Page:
Special Report: The Missouri 51st Militia

Preventing A Lynching

DENVER: Asserting that he does not want Timothy McVeigh's sentencing hearing to turn into "some kind of lynching," Judge Richard Matsch blocked the prosecution's plan to introduce some highly emotional material, including wedding photographs of victims and a fatherÕs poem about his dead child. Arguments centered on the federal Victims Rights Act, which allows crime victims to attend trials and testify about the crime's impact. The act was hastily shoved through Congress in March in response to Matsch's refusal to allow anyone who attended the trial to testify during its criminal phase. Though a federal appeals court upheld MatschÕs view that seeing the defendants in court could taint a victim's testimony, Congress effectively overrode the court by allowing victims to watch the trial on a closed-circuit television in Oklahoma City, and then testify if they wished during the punishment phase. Seeking to avoid a lengthy court fight that would have delayed the start of McVeigh's trial, Matsch bowed to Congress, but he still believes the law allows him to restrict any witness he thinks has been prejudiced by hearing testimony during the criminal phase of the trial. While a detailed list of those to be called has been sealed by the court, prosecutors are expected to use as many emotionally wrenching stories from victims as Matsch will allow. For the defense, the almost impossible task will be to convince jurors that although McVeigh was responsible for the deaths of eight federal agents -- a capital offense -- he doesn't deserve death by lethal injection. TIME's Patrick Cole reports that while it isnÕt known whether McVeigh will take the stand in his own defense, his father and sister are expected to testify. -- Mark Coatney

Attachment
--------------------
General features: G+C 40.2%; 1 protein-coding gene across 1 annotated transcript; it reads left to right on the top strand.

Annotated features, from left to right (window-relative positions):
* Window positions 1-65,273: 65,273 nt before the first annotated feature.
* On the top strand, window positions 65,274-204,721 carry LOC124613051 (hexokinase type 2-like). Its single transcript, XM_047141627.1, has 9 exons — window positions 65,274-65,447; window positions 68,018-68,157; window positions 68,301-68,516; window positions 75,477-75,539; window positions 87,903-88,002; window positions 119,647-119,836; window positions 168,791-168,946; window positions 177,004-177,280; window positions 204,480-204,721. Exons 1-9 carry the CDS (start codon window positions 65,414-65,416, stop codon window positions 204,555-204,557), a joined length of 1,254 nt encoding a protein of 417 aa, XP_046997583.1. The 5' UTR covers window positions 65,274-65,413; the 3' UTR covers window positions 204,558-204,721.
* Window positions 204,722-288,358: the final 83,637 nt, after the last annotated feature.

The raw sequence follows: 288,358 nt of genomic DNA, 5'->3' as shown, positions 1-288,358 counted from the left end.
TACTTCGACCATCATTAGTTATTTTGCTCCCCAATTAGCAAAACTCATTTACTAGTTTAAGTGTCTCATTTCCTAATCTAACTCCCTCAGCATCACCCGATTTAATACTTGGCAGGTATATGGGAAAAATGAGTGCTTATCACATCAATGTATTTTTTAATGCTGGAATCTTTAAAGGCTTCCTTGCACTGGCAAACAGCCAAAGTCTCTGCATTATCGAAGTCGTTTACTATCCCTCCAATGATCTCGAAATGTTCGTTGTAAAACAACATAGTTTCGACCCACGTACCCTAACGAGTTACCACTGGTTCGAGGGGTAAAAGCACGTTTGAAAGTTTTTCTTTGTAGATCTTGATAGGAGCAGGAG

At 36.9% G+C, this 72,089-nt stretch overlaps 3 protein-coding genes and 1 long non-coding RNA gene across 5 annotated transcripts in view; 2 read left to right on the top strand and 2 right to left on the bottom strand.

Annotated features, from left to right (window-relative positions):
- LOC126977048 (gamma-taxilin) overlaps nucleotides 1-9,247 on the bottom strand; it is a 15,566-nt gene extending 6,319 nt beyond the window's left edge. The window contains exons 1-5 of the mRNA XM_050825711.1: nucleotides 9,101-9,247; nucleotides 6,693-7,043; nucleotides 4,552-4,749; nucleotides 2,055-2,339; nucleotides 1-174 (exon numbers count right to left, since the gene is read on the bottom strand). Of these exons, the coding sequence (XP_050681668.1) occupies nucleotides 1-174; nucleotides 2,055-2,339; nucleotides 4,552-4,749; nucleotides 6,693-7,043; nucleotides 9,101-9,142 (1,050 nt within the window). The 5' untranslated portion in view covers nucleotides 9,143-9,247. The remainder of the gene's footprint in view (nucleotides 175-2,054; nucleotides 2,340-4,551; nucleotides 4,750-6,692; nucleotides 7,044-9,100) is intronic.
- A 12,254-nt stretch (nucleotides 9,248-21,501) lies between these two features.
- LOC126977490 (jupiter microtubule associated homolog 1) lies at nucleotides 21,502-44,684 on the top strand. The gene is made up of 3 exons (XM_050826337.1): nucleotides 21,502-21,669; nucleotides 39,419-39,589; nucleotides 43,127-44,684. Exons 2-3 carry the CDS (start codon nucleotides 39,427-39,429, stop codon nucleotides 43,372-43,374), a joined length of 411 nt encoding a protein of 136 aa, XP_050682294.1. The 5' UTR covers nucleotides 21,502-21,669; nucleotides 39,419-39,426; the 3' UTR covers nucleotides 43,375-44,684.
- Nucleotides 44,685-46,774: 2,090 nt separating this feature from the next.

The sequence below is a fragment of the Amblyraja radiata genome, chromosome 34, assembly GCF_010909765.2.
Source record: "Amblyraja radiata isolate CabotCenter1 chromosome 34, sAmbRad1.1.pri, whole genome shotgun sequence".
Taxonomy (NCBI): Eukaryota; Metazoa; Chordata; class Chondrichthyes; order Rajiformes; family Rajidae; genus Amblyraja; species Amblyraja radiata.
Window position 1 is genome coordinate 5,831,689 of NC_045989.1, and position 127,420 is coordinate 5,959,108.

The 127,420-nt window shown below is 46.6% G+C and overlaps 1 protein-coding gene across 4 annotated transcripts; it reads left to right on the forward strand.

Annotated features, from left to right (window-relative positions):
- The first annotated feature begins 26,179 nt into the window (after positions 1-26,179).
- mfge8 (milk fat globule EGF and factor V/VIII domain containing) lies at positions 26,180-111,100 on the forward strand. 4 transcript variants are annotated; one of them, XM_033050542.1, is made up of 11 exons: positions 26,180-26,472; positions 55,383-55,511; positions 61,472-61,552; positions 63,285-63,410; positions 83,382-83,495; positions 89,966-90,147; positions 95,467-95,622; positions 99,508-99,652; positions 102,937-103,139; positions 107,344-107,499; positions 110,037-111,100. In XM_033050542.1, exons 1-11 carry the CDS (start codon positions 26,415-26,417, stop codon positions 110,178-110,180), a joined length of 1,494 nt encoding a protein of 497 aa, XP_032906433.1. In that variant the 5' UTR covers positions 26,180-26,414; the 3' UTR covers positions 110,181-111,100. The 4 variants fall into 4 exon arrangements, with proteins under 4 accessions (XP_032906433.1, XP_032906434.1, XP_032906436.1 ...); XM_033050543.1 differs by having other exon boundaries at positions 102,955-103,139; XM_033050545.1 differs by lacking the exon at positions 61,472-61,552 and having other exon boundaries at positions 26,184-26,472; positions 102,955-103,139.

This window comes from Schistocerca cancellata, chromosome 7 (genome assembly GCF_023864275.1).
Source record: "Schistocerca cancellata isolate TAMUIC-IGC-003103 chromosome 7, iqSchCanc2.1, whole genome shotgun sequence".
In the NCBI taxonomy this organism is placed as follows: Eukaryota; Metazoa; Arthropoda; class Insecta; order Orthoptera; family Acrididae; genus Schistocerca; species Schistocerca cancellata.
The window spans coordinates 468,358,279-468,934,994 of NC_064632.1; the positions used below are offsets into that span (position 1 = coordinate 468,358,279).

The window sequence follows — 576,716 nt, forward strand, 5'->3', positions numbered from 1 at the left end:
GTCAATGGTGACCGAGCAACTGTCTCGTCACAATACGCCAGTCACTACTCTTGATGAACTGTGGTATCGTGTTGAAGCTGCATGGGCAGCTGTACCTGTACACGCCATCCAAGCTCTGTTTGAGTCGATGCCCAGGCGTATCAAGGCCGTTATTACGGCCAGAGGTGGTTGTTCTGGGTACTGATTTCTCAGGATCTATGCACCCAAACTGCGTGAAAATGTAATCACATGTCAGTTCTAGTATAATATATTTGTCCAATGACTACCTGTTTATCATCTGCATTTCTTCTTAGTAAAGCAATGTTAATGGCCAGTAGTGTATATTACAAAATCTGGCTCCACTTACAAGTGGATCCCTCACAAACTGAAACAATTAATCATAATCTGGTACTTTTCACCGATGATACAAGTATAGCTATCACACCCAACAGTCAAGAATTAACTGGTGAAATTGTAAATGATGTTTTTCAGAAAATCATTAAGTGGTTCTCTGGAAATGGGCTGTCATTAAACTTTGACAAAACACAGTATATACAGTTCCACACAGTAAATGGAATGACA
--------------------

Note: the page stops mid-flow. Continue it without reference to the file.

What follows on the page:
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Court TV transcripts of the trial

McVeigh Is Guilty